Physical and economic impacts due to sea level changes and wind-waves around the Balearic Islands

  1. Rodríguez Enríquez, Alejandra
Supervised by:
  1. Angel Bujosa Bestard Director
  2. Marta Isabel Marcos Moreno Director

Defence university: Universitat de les Illes Balears

Fecha de defensa: 29 November 2019

  1. Javier Benavente González Chair
  2. Juan Manuel Sayol España Secretary
  3. Francesca Ribas Prats Committee member

Type: Thesis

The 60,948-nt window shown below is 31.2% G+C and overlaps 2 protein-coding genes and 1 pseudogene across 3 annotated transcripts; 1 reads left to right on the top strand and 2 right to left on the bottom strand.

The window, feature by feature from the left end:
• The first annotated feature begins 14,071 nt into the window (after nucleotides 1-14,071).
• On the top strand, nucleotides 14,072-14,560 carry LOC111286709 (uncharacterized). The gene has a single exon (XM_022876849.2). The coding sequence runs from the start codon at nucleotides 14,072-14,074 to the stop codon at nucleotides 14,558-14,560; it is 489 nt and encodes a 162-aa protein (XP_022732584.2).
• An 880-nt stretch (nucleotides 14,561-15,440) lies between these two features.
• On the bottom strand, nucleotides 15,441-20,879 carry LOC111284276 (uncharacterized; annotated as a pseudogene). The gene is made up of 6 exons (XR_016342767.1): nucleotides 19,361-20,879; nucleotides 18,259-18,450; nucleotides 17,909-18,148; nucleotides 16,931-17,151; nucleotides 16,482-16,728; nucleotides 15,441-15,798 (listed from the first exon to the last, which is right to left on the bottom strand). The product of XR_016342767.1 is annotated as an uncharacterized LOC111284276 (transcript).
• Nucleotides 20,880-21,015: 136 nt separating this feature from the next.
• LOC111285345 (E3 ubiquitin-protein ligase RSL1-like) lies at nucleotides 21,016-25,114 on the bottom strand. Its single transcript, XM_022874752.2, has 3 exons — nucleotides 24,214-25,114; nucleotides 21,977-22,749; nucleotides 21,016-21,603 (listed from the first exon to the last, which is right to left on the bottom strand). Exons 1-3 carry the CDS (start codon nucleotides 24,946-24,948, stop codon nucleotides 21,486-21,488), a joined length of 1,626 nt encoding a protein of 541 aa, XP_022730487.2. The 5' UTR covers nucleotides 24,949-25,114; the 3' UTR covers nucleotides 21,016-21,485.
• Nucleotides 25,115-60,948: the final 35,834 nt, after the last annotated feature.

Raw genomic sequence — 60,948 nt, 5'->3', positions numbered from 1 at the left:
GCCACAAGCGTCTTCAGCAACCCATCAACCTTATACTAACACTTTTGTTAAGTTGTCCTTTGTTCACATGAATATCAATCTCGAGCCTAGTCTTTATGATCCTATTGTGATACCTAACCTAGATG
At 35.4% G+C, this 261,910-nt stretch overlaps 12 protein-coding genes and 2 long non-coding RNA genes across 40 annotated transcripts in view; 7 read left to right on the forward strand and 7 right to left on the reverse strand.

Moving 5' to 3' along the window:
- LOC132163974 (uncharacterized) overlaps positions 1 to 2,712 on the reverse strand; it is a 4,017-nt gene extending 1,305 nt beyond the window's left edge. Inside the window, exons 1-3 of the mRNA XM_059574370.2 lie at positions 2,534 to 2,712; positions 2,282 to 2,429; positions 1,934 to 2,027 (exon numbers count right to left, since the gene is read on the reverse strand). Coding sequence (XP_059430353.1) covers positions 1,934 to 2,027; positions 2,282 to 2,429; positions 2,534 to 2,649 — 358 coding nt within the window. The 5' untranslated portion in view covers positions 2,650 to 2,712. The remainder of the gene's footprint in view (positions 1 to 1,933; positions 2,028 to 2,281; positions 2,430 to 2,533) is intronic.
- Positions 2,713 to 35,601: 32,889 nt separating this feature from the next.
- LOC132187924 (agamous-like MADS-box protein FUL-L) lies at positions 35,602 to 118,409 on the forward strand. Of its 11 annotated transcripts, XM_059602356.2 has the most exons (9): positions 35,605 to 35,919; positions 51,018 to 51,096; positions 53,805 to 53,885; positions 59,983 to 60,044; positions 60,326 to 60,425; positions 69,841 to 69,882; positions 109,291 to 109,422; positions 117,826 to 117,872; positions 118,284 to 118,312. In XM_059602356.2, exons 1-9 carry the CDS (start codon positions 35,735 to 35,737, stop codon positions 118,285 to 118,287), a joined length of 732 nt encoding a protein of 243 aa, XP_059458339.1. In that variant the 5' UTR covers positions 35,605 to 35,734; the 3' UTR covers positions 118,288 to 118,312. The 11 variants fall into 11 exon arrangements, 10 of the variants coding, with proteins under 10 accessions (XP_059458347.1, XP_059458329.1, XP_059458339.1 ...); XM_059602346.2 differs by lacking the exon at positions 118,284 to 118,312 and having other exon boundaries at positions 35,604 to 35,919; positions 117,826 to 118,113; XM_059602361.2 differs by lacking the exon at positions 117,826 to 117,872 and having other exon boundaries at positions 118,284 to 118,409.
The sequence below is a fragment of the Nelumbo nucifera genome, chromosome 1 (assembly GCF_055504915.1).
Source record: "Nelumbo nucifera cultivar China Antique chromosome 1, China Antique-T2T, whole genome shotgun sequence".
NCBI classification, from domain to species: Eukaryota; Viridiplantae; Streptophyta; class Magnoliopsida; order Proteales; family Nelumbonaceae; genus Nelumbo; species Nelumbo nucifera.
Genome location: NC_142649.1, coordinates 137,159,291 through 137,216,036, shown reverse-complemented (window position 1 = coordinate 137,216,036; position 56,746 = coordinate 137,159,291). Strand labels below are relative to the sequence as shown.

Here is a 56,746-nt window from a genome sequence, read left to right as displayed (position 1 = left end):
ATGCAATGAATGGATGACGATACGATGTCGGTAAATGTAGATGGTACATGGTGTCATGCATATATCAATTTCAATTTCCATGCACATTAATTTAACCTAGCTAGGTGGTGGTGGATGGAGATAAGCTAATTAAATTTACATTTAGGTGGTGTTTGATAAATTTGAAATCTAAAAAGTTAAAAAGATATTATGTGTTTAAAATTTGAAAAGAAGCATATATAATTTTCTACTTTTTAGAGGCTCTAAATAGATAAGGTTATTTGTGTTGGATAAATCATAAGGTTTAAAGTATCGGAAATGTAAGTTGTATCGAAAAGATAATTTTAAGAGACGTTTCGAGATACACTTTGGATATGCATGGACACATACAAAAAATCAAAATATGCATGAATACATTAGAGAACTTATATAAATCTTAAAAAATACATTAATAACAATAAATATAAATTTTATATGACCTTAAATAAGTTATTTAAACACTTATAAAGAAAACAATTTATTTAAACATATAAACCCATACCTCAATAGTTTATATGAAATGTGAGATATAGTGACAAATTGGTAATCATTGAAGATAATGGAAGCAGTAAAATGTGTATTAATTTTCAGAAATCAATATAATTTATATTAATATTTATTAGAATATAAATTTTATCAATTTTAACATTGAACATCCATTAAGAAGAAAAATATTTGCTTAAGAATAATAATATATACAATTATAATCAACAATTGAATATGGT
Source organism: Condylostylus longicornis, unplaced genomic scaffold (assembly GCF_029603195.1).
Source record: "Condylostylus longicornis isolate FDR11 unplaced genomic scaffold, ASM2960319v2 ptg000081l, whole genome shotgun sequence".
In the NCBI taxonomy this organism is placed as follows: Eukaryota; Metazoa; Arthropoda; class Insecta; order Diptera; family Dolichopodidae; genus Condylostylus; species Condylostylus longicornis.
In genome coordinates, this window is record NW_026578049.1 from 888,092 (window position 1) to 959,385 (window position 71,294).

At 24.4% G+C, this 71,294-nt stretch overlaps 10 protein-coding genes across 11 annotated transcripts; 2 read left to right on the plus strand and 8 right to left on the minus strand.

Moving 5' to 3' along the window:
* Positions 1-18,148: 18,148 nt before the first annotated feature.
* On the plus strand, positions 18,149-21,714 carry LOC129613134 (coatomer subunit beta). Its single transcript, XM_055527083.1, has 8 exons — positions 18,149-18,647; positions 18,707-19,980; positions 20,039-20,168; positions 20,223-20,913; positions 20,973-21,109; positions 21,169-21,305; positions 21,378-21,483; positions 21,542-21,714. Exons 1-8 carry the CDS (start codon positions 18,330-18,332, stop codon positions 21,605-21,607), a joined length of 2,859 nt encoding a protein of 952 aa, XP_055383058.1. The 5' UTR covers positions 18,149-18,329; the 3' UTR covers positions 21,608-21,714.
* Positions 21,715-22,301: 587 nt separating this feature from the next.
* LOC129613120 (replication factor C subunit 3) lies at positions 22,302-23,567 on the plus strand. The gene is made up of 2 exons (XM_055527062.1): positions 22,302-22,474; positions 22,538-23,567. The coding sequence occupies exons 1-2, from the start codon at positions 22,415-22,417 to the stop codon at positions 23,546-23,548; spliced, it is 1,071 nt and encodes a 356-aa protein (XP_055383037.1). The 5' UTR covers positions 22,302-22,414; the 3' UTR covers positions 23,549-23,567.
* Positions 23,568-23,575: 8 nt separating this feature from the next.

This thesis investigates and quantifies the impacts caused by climate change in the coasts of Balearic Islands (western Mediterranean Sea) from both a physical and an economic perspective. Two physical mechanisms that generate coastal hazards are considered in this work: mean sea-level rise and wind-waves. Their impacts are assessed, separately and jointly, in three case studies that have been selected due to the amount of available observations of nearshore waves, shoreline position and topo-bathymetries; these are two urban beaches (located in Mallorca island) and one natural beach (in Menorca island). The relevance of sandy coasts in the Balearic Islands, and in general in the Mediterranean coastal communities, is evident in terms of coastal protection but also from an economic point of view since sun-and-beach tourism is the main economic activity of the region. The physical impacts on the beaches are investigated using numerical modelling to simulate the shoreline retreat, the beach erosion and the beach vulnerability resulting from projected mean sea-level rise and wind-wave changes up to 2100. The methodology and the assumptions vary depending on the hydro- and morphodynamical processes required to study the coastal impacts in each case. In addition, numerical simulations are validated against observations whenever possible, prior to the application of the modelling setup under projected future conditions. Our results for urban beaches, highly anthropised and backed by infrastructures such as promenades and buildings, indicate a permanent loss of approximately half of the present-day beach area; in addition, the beach is expected to be almost completed flooded under storm conditions. In other words, urban beaches are unable to respond to long-term changes in the oceanic forces. In the case of the natural beach, our results anticipate that the beach will retreat at the expense of the dune area located behind it. A noteworthy finding is the importance of simulating the beach morphological features when assissing beach impacts, which play a key role in the beach erosion rates. The economic impact on sun-and-beach tourism is measured by means of a choice experiment application. More precisely, the shoreline retreat projections obtained for the urban beach cases studies are used to estimate the welfare loss that tourists would experiment in a future scenario characterized by a reduction of the beach size, in addition to two other climate-induced environmental changes. Data on the socioeconomic and the travel profile of tourists as well as their preferences for different policies aimed at reducing climate-induced environmental changes, was collected through a survey conducted in the high season of 2016 at the airport of Palma (Mallorca). Overall, results show that sun-and-beach tourists have a positive willingness-to-pay to reduce climate change impacts. At the same time, the mixed logit specification accounting for preference heterogeneity allows to find that the welfare loss varies across tourists depending on their socioeconomic and travel characteristics.